Paul Ryan’s budget plan, which reforms entitlement spending, block grants most welfare programs, and strictly limits discretionary spending, has passed the House each of the past four years. The number of Republicans voting “no” numbered only four in 2011, three in 2012, ten in 2013, and twelve in 2014—and most of those “no” votes were conservatives showboating to let their constituents know they wanted deeper cuts. So the most radical anti-spending and anti-tax budget in recent history is a consensus item in the Republican Party. This agreement is found among both rank-and-file voters—remember how Newt Gingrich’s presidential bid collapsed in mid-2011 when he said he opposed the Ryan plan?—and among elected officials, also known as the establishment.

When the Democratic president, the Democratic supermajority in the Senate, and the entire establishment media demanded a budget deal in 2011 that included tax increases in return for promises of spending restraint, John Boehner and Mitch McConnell stood firm. They fought for and won an agreement with the ten-year sequester, clawing back $2.5 trillion. Unlike the great “compromises” of 1982 and 1990, there was not a dime of tax hikes and the spending cuts were written in law, not stated as meaningless promises. That victory had real consequences. Federal spending, which had jumped from 20.2 percent of GDP in 2008 to 23.4 percent in 2010, has now fallen to 20.4 percent in 2014.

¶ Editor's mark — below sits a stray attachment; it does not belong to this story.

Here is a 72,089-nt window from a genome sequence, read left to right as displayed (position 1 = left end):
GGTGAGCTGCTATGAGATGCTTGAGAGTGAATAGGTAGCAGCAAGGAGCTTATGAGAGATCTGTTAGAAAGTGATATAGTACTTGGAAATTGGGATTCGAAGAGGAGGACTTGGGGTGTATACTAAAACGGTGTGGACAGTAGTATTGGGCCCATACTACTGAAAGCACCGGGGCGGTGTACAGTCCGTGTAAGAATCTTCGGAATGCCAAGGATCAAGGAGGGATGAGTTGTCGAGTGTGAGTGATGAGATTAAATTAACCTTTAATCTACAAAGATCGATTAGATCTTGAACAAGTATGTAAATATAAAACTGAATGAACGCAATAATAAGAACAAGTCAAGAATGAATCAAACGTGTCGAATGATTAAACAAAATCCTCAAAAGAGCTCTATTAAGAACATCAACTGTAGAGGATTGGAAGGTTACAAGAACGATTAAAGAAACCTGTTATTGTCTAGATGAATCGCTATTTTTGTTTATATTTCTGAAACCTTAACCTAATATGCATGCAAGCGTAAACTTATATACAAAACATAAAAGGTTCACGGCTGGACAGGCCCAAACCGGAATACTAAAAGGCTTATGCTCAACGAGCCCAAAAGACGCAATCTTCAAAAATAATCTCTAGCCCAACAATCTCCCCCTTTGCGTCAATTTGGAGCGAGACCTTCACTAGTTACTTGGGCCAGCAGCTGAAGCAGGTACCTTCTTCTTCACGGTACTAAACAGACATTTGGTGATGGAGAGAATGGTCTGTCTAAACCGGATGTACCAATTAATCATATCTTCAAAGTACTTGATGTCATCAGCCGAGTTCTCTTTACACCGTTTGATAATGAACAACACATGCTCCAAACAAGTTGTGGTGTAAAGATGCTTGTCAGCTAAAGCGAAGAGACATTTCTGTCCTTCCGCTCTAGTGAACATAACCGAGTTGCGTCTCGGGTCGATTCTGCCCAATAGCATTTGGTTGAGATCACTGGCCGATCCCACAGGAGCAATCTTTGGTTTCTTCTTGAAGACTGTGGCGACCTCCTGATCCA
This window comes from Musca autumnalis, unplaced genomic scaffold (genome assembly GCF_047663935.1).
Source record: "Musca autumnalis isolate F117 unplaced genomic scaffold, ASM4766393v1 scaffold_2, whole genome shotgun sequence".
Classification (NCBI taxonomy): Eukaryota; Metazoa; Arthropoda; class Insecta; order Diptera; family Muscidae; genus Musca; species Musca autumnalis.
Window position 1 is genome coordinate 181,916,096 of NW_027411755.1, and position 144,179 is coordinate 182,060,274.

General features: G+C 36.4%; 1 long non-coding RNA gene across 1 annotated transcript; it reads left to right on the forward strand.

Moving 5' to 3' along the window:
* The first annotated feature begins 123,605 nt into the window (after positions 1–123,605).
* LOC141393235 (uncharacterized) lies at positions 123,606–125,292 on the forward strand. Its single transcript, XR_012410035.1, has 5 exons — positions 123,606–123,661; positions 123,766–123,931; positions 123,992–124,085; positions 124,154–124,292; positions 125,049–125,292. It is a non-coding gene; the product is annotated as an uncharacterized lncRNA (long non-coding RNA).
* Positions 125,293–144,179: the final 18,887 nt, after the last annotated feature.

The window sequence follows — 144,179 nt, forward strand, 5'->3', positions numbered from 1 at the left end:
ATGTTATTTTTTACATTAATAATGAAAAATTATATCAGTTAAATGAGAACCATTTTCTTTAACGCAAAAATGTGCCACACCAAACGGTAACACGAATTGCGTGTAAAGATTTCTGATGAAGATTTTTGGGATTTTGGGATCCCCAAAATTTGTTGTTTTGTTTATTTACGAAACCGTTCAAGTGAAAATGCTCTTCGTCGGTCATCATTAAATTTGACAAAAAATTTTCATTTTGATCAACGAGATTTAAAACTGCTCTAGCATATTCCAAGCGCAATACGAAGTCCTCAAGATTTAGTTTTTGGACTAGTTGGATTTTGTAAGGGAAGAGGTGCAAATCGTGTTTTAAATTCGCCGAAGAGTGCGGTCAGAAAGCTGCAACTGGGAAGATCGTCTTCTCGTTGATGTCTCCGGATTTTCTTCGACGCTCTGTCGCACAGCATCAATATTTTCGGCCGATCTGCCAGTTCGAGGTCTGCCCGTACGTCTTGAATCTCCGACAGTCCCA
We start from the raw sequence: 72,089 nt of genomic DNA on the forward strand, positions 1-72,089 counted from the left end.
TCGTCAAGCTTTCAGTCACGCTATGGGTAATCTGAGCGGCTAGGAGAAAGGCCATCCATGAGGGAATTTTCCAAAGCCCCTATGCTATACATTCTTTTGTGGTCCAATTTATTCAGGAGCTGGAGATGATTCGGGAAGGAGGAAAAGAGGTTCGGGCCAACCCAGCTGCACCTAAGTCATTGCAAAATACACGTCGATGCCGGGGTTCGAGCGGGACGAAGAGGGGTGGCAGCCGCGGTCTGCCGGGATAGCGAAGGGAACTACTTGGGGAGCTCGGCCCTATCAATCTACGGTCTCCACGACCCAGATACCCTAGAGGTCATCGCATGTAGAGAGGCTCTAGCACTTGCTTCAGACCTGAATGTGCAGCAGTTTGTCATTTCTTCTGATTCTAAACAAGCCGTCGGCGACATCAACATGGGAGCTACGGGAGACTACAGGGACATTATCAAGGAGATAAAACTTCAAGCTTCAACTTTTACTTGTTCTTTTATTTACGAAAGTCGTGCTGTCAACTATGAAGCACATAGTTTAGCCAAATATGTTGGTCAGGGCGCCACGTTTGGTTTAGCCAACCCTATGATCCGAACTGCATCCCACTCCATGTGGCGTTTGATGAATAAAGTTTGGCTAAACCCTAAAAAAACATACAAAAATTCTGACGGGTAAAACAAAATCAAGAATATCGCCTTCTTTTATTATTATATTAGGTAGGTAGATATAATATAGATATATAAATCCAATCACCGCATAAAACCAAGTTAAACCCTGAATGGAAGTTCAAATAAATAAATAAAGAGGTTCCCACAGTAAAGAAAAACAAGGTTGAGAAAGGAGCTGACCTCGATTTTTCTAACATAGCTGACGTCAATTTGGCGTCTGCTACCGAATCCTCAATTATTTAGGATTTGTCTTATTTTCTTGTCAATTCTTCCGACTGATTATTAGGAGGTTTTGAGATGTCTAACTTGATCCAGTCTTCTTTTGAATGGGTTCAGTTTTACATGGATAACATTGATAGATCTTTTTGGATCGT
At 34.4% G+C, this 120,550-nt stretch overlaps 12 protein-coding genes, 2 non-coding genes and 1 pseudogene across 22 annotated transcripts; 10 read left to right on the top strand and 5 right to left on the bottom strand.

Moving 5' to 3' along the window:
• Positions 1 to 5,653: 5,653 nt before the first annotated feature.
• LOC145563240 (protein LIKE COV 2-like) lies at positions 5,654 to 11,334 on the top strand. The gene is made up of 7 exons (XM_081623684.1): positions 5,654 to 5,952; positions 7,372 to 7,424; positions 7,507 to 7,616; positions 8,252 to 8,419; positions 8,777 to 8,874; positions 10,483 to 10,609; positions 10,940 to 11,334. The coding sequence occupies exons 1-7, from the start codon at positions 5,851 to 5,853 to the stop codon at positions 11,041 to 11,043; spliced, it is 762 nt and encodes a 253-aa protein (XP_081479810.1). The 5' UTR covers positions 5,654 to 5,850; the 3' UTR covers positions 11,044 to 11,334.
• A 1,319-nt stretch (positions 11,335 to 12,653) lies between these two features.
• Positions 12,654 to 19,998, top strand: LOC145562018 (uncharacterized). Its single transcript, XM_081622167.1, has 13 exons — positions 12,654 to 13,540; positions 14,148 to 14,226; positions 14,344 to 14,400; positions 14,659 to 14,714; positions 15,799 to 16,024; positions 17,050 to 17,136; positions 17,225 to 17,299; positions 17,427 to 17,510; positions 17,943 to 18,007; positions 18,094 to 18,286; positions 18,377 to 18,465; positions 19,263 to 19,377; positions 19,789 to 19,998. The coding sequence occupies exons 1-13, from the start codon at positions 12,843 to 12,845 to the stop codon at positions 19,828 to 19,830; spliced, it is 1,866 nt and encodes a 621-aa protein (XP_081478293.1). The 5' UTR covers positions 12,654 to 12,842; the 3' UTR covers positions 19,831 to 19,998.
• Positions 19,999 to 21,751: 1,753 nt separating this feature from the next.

The Tea Party has driven Republican politics in the states as well. Republican governors have cut taxes by $38 billion since 2011. In the twenty-four states where Republicans have full control of the legislature and the governorship, spending including federal funds has increased only 1.1 percent between 2011 and 2013 and state-only spending has increased just 6.25 percent. In contrast, Democratic governors have raised taxes by over $58 billion since 2011. In the thirteen states where Democrats have full control of the legislature and governorship, spending including federal funds has increased 5.55 percent and state-only spending has increased by 9.95 percent. 

If the Tea Party was, as its many leaders stated, a movement to limit spending and constrain the government to live within the bounds of the Constitution, its victory was broad and deep—and it brought along most of the Republican Party.